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New research shows need to cut through misinformation about alcohol and breastfeeding  


Young mother breastfeeding her baby on couch

New research has revealed that two-thirds of Australian women who breastfeed did not feel that they fully understood the risks of drinking alcohol while breastfeeding.

A Kantar Public study commissioned by the Foundation for Alcohol Research and Education (FARE) of women who were or had recently been breastfeeding (in the past two years) and usually drank alcohol (when not pregnant or breastfeeding), found that:

  • 67% felt that they do not fully understand the risks of alcohol use while breastfeeding
  • 65% were not aware of the National Health and Medical Research Council’s Alcohol Guideline for women who are breastfeeding
  • 93% of women who had consumed alcohol while breastfeeding had employed some harm minimisation strategy, however many were using ineffective harm minimisation strategies.

FARE CEO, Ms Caterina Giorgi said the new research highlighted the need for more information on alcohol and breastfeeding.

“There are a lot of mixed messages about alcohol and breastfeeding. Clear messages are needed about how to ensure breastmilk is alcohol-free.”  

The National Health and Medical Research Council’s Australian Guidelines to reduce health risks from drinking (the Guidelines), say that for women who are breastfeeding, not drinking alcohol is safest for their baby.

“Drinking alcohol while breastfeeding can disrupt baby’s sleep, and result in feeding difficulties due to reductions in milk supply and changes to the flow of milk.

“Developing infant brains are also more vulnerable to alcohol than adults. Alcohol in breastmilk has been linked to reductions in verbal IQ, lower cognitive ability and slowed growth.

“If alcohol is consumed while breastfeeding, the most effective strategies to make sure your breastmilk is alcohol-free are waiting two hours per standard drink before feeding your baby, using the Feed Safe app, or expressing before you drink so your baby can be fed by bottle,” Ms Giorgi said.

She added that women may not know that if there is alcohol in your blood, it is also in your milk.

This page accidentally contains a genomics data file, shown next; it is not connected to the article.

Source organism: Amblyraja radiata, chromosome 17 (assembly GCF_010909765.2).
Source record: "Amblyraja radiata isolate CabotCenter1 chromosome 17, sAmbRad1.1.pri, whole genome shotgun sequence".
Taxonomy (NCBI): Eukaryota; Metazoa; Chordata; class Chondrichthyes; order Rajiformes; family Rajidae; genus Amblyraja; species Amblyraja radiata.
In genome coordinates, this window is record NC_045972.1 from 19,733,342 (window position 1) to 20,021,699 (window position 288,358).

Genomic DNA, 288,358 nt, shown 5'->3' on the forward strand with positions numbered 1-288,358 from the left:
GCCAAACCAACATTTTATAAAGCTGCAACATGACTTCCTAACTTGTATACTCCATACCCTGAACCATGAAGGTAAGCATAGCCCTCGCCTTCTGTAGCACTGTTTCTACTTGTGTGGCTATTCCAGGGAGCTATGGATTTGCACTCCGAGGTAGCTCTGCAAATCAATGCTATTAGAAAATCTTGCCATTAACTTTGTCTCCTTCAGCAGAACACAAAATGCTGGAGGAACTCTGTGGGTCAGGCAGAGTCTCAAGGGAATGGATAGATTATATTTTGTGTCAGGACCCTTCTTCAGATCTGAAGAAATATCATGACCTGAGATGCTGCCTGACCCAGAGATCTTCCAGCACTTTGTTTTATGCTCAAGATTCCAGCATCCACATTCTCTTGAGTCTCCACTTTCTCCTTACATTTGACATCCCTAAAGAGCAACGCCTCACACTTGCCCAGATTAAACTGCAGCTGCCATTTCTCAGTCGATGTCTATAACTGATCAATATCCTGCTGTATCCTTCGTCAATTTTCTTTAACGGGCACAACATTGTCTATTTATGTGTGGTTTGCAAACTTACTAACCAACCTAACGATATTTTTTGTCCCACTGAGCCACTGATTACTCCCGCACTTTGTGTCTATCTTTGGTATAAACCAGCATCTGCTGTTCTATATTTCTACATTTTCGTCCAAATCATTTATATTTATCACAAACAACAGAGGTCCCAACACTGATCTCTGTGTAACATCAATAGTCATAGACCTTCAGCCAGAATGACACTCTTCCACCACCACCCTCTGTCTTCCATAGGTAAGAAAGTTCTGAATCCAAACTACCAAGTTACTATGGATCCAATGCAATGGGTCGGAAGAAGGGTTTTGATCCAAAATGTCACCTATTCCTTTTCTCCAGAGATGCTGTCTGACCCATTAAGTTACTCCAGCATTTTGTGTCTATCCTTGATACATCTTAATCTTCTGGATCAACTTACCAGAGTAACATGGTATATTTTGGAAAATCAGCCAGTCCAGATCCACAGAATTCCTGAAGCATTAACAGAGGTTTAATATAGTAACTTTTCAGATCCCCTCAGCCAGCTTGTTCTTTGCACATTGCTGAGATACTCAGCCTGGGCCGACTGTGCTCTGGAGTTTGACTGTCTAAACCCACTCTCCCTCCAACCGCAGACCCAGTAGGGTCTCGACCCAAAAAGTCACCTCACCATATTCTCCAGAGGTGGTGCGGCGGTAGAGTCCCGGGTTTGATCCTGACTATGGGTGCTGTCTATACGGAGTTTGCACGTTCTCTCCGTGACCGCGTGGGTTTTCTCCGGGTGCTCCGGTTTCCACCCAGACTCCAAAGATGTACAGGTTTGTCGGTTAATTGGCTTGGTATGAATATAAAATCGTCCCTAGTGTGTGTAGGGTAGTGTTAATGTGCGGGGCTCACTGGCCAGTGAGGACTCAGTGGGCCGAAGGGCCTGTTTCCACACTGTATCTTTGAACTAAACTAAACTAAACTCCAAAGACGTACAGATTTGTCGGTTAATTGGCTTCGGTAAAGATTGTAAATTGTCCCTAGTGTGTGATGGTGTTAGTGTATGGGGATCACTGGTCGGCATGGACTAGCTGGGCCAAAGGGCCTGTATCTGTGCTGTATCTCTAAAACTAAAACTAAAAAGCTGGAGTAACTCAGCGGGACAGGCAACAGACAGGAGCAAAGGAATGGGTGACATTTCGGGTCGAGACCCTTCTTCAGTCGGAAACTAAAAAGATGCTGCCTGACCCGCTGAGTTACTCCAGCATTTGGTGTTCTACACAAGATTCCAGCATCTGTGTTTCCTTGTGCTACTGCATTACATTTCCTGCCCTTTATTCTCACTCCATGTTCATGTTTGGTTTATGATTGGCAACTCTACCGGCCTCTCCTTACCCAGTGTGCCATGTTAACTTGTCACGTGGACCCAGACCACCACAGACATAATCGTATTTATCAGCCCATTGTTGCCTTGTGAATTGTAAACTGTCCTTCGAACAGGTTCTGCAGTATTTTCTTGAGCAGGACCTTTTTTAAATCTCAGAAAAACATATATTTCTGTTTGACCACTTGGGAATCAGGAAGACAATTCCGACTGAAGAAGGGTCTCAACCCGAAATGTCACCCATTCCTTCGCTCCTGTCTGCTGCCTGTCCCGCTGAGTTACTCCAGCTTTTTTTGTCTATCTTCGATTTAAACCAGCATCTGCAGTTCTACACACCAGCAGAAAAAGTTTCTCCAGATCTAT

“The only way to eliminate alcohol from breastmilk is to wait for your body to process the alcohol, which takes an average of two hours per standard drink.”

This week FARE has launched a new resource about alcohol and breastfeeding, which will be distributed online as well as to more than 200,000 parents-to-be via Bounty Bags.

Ms Giorgi said the resource is based on the Guidelines, and provides evidence-based information about alcohol and breastfeeding.

The resource also outlines harm minimisation strategies, information about alcohol and pregnancy, and links to support services.

The resource has been developed as part of the Every Moment Matters campaign, a nation-wide project sharing the latest medical advice about the risks of drinking alcohol during pregnancy and while breastfeeding – with the support of health professionals and communities across Australia. Every Moment Matters is endorsed and funded by the Australian Government.

To access the new resource and to find out more about alcohol and breastfeeding, visit everymomentmatters.org.au/resources

Media contact

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FARE is an informed media source and a well-respected voice on the global science relating to alcohol and its impact on society.

If you are a journalist seeking media spokespeople or information please do not hesitate to contact us. FARE can provide expert comment on a wide range of alcohol-related issues.

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